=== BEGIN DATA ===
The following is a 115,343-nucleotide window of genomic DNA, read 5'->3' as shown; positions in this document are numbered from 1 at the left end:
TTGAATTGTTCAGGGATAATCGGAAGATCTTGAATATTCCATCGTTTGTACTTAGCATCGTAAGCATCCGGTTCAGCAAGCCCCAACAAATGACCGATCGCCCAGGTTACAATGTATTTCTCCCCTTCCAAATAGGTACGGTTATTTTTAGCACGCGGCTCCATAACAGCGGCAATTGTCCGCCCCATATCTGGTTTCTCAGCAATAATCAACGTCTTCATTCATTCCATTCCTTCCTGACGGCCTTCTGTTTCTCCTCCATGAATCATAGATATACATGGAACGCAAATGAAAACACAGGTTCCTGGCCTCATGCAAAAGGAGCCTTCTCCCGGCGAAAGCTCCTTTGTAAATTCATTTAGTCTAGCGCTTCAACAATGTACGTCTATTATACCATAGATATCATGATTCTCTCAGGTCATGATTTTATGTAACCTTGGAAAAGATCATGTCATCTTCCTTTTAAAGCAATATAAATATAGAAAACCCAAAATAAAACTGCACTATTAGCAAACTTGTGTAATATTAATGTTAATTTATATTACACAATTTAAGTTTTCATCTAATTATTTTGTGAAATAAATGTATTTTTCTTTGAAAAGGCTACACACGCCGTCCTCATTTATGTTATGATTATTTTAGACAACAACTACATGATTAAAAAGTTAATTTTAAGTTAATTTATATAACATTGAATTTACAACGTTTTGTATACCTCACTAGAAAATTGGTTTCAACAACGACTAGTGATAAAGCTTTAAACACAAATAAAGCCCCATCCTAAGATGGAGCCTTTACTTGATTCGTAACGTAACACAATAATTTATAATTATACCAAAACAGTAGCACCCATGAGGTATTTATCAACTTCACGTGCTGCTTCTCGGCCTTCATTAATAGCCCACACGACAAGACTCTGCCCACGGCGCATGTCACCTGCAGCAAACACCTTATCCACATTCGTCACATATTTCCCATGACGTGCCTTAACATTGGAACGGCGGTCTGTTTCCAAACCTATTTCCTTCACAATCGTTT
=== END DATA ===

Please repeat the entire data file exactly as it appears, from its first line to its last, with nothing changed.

The following is a 115,343-nucleotide window of genomic DNA, read 5'->3' as shown; positions in this document are numbered from 1 at the left end:
TTGAATTGTTCAGGGATAATCGGAAGATCTTGAATATTCCATCGTTTGTACTTAGCATCGTAAGCATCCGGTTCAGCAAGCCCCAACAAATGACCGATCGCCCAGGTTACAATGTATTTCTCCCCTTCCAAATAGGTACGGTTATTTTTAGCACGCGGCTCCATAACAGCGGCAATTGTCCGCCCCATATCTGGTTTCTCAGCAATAATCAACGTCTTCATTCATTCCATTCCTTCCTGACGGCCTTCTGTTTCTCCTCCATGAATCATAGATATACATGGAACGCAAATGAAAACACAGGTTCCTGGCCTCATGCAAAAGGAGCCTTCTCCCGGCGAAAGCTCCTTTGTAAATTCATTTAGTCTAGCGCTTCAACAATGTACGTCTATTATACCATAGATATCATGATTCTCTCAGGTCATGATTTTATGTAACCTTGGAAAAGATCATGTCATCTTCCTTTTAAAGCAATATAAATATAGAAAACCCAAAATAAAACTGCACTATTAGCAAACTTGTGTAATATTAATGTTAATTTATATTACACAATTTAAGTTTTCATCTAATTATTTTGTGAAATAAATGTATTTTTCTTTGAAAAGGCTACACACGCCGTCCTCATTTATGTTATGATTATTTTAGACAACAACTACATGATTAAAAAGTTAATTTTAAGTTAATTTATATAACATTGAATTTACAACGTTTTGTATACCTCACTAGAAAATTGGTTTCAACAACGACTAGTGATAAAGCTTTAAACACAAATAAAGCCCCATCCTAAGATGGAGCCTTTACTTGATTCGTAACGTAACACAATAATTTATAATTATACCAAAACAGTAGCACCCATGAGGTATTTATCAACTTCACGTGCTGCTTCTCGGCCTTCATTAATAGCCCACACGACAAGACTCTGCCCACGGCGCATGTCACCTGCAGCAAACACCTTATCCACATTCGTCACATATTTCCCATGACGTGCCTTAACATTGGAACGGCGGTCTGTTTCCAAACCTATTTCCTTCACAATCGTTT